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Donald Trump is a problem punk rock can’t solve

Nov 14, 2016

Punk rock can't save us from Trump. It can't even save itself.

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Donald Trump, that dude who bragged about sexually assaulting women and encouraged assaulting peaceful protesters, has just been elected President of the United States of America. He has selected an anti-Semitic white supremacist as a key advisor on his staff. He’s just announced he intends to deport or jail between two and three million immigrants immediately. He plans to build some form of impediment between the US and Mexico. And some people are whistling, “Wow, I bet punk is going to get so great.”

Imagine having the luxury of thinking about music at a time like this.

The only people with the luxury of focusing on music right now are people not threatened by these changes: cis white dudes. Ironically, they’re the ones who pretty much dominate the punk sphere. And if everything Trump promised comes to pass, white dudes will be the only ones left to make punk music. If you think this sounds alarmist, you need to check the score.

Political protest songs aren’t a novelty,
they’re a survival mechanism.

Kim Kelly recently tackled this issue for NOISEY in a great article that suggests steps to skirt this preposterous “music will be great” sentiment. The idea that punk might help us through this comes from the genre’s traditionally political and marginalized characterizations, and its apparatus as a catalyst for alternative views and anti-government sentiments. And while one can admit its’ utility as a comfort-blanket, there’s more to be done than listening to Rage Against the Machine records. As Kelly suggests: write your songs, celebrate music, do whatever; but then make some concrete changes and take some actual, tangible actions to enact what you’re singing about. But as listeners, one thing we should be cognizant of is that the majority of punk artists are white dudes. The simple fact is, POC, women, LGBTQ, or other minorities involved in punk music don’t always get their fair shake. Popularly, punk is not an intersectional space.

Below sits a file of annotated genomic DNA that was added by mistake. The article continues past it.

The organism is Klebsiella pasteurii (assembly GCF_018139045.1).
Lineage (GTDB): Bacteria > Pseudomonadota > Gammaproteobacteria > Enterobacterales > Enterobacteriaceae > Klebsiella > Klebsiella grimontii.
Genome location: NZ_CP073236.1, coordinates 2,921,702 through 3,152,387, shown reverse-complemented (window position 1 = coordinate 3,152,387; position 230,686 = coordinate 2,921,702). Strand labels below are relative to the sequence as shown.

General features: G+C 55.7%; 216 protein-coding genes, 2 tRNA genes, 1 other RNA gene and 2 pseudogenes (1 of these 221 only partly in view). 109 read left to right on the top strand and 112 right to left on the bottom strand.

Bad Brains are a rare example of POC having a position in punk’s history, and they fucking hated gay people.

The band’s violent homophobia is well-documented in Brock Ruggles’ book, Not So Quiet On the Western Front: Punk Politics During the Conservative Ascendency in the United States. He quotes an interview with Bad Brains singer H.R. (which stands for ‘human rights,’ lmao) about a show in San Francisco, where H.R. stated that the way gay people acted made him “want to go and shoot one of them.”

[bandcamp id=”1947465492″]

G.L.O.S.S. were wonderful and staunch defenders of diversity and safe spaces in hardcore and punk for LGBTQ communities, and they just disbanded after turning down a $50,000 offer from Epitaph. No wonder they don’t feel safe or healthy on a more popular platform, when Bad Brains are still being celebrated by people like Dave fucking Grohl.

The point is that, historically, punk isn’t a singularly reliable venue for protest, nor a safe space for protesters. For white dudes, sure – it is. For women, for people of colour, for LGBTQ peoples, it’s pretty fucking dicey. NOFX-owned Fat Wreck can release great Trump-bashing t-shirts and donate the proceeds to charity, but they’re also the ones who put accused rapist Bill Cosby on their backstage passes.